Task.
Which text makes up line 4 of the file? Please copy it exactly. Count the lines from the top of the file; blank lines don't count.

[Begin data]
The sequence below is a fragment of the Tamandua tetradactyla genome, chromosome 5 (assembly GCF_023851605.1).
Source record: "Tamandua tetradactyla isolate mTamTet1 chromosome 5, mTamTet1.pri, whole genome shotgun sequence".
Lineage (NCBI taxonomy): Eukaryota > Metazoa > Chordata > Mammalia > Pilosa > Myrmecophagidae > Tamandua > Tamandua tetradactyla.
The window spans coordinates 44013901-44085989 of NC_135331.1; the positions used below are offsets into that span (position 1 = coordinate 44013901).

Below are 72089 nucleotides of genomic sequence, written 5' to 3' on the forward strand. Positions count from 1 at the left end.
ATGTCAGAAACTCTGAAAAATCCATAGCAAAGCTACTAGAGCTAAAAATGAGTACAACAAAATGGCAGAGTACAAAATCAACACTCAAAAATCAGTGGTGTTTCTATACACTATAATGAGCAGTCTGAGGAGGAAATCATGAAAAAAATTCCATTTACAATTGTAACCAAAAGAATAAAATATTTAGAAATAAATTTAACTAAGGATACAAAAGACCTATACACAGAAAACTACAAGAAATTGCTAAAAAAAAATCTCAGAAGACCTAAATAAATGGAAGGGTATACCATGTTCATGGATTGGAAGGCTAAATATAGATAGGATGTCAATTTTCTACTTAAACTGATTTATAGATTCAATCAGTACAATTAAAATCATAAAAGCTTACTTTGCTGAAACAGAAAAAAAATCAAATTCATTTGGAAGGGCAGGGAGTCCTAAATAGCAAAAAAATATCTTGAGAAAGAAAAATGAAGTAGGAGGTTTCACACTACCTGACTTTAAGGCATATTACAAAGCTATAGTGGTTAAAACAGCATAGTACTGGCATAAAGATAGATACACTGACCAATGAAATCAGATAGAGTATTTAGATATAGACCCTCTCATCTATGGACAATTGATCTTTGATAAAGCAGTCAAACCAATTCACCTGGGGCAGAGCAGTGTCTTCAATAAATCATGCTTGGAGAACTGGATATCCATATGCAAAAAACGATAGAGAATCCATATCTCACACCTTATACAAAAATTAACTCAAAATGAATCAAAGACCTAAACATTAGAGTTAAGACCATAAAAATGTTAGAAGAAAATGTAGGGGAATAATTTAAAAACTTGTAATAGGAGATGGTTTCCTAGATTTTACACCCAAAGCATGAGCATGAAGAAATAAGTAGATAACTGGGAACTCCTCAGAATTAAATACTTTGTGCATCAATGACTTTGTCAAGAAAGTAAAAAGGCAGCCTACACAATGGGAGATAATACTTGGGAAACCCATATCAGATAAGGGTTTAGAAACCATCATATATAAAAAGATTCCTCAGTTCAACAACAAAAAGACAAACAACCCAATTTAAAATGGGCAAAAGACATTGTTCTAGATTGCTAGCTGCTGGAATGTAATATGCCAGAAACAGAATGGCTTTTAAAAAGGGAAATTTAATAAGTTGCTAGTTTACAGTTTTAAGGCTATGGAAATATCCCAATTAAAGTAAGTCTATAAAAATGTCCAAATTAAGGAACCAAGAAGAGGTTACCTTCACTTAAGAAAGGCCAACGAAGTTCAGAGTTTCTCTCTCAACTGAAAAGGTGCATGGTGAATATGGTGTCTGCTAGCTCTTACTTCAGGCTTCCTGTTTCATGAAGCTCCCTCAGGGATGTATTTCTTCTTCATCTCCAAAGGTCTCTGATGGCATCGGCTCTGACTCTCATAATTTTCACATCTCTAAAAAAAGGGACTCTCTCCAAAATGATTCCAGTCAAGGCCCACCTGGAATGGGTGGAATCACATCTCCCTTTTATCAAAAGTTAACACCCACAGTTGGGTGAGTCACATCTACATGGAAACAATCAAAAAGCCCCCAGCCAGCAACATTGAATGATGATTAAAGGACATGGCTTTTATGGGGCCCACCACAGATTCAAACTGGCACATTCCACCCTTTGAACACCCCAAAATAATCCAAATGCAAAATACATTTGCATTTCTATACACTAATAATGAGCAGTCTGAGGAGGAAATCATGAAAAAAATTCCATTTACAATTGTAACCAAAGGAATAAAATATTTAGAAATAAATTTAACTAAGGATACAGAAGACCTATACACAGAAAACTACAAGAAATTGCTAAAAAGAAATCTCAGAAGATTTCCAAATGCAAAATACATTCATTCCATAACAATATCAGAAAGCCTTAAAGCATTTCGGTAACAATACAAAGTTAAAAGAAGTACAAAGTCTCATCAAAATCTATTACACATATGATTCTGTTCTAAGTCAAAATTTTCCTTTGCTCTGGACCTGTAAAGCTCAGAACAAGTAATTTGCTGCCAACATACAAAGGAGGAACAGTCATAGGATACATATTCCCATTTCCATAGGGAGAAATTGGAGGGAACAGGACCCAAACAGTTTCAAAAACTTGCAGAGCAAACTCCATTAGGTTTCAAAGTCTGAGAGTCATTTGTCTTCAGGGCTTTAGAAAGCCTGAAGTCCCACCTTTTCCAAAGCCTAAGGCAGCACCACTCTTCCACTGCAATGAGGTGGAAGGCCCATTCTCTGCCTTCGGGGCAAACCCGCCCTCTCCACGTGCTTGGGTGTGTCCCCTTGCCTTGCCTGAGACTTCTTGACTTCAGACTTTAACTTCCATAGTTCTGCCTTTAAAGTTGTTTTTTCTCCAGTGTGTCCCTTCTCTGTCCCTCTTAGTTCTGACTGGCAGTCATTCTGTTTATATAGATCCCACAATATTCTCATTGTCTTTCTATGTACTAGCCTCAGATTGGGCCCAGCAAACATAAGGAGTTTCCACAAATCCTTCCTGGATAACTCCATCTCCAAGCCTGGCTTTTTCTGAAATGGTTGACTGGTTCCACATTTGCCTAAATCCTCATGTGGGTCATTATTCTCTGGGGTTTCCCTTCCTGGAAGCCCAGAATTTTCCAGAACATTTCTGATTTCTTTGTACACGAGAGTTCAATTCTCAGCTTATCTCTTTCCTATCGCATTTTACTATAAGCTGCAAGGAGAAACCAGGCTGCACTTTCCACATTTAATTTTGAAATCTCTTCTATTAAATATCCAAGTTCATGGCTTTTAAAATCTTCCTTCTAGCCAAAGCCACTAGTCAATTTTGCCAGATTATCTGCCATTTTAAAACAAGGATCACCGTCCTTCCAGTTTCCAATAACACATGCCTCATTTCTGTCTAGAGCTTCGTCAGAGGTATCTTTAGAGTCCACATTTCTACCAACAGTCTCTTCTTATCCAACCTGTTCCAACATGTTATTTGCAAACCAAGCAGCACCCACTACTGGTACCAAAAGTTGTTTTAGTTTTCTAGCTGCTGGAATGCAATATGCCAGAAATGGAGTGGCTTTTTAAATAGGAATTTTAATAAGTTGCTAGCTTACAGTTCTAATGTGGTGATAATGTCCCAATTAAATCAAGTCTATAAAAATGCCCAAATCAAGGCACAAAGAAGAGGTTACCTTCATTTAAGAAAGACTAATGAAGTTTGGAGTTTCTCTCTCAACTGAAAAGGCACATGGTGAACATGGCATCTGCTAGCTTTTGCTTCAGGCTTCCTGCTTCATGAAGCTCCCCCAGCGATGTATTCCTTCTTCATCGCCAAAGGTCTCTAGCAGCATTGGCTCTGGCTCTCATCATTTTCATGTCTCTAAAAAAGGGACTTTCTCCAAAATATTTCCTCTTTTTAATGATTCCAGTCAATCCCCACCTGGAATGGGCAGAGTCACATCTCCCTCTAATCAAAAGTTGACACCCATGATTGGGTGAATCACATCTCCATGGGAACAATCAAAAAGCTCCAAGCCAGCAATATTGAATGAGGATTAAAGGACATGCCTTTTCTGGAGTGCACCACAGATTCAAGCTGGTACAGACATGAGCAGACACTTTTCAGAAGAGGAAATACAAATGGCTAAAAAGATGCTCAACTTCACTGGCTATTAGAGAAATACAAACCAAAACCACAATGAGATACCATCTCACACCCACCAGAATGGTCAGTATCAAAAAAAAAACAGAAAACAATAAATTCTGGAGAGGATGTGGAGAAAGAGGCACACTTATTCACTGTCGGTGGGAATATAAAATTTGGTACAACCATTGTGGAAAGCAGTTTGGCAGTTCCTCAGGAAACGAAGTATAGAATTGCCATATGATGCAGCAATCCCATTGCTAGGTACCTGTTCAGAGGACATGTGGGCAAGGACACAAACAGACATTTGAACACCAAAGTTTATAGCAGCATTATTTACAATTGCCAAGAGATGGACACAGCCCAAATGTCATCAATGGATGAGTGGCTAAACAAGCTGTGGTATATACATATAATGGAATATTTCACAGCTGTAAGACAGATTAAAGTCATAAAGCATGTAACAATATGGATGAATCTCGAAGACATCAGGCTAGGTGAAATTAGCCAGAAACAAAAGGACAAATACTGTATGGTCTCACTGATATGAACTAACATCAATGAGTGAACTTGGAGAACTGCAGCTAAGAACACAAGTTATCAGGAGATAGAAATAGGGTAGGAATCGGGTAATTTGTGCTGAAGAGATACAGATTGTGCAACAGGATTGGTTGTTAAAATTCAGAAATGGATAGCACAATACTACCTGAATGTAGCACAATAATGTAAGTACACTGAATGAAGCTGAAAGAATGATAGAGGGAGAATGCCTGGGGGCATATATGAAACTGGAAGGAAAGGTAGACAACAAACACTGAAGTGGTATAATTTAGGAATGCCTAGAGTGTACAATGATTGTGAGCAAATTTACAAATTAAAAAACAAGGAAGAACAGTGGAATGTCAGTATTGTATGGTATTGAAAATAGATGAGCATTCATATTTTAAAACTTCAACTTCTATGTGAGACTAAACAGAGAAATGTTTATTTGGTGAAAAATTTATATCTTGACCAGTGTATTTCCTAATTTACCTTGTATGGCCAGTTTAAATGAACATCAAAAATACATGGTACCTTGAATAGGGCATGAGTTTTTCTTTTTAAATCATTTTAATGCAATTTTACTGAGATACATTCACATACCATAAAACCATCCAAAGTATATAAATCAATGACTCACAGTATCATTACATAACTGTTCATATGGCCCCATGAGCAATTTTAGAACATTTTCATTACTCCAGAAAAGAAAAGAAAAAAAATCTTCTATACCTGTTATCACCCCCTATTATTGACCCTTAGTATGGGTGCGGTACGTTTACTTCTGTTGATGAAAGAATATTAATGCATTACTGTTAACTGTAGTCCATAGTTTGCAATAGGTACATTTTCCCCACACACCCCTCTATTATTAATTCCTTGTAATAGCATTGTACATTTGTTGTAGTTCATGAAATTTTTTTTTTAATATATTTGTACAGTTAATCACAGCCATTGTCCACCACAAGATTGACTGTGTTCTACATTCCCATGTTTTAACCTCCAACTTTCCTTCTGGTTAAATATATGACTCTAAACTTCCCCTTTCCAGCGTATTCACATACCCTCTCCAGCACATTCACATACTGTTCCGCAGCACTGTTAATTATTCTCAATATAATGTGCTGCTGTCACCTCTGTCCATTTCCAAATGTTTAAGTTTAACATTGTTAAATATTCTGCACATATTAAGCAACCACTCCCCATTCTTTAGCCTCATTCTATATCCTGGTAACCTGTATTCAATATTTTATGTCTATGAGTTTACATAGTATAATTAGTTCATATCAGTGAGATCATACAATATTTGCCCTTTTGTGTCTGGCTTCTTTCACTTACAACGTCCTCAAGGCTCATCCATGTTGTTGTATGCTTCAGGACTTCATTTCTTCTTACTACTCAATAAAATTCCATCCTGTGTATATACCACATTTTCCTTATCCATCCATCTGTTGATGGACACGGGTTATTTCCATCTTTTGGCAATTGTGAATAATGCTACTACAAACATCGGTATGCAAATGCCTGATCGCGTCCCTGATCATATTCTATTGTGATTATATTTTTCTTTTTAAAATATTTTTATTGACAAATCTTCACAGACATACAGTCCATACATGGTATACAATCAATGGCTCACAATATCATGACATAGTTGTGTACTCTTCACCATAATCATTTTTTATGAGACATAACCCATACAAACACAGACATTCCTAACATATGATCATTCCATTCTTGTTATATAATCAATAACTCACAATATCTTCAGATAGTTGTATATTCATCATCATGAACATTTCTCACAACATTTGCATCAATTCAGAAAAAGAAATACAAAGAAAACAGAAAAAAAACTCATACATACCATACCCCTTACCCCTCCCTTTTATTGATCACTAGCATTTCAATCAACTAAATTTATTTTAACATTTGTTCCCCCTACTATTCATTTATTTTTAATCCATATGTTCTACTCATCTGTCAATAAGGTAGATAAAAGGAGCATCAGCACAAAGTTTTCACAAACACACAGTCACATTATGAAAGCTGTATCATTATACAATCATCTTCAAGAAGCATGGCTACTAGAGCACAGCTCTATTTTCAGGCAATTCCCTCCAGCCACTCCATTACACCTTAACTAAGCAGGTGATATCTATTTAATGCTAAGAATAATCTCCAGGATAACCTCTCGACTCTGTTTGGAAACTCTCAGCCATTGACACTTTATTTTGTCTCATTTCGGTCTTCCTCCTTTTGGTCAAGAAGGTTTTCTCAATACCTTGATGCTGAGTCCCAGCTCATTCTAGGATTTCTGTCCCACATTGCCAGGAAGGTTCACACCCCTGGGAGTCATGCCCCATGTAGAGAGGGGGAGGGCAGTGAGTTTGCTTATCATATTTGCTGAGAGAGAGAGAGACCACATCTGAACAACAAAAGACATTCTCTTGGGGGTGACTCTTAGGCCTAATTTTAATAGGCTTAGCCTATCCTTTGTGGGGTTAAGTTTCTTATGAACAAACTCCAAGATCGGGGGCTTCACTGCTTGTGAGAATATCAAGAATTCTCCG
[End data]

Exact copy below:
The window spans coordinates 44013901-44085989 of NC_135331.1; the positions used below are offsets into that span (position 1 = coordinate 44013901).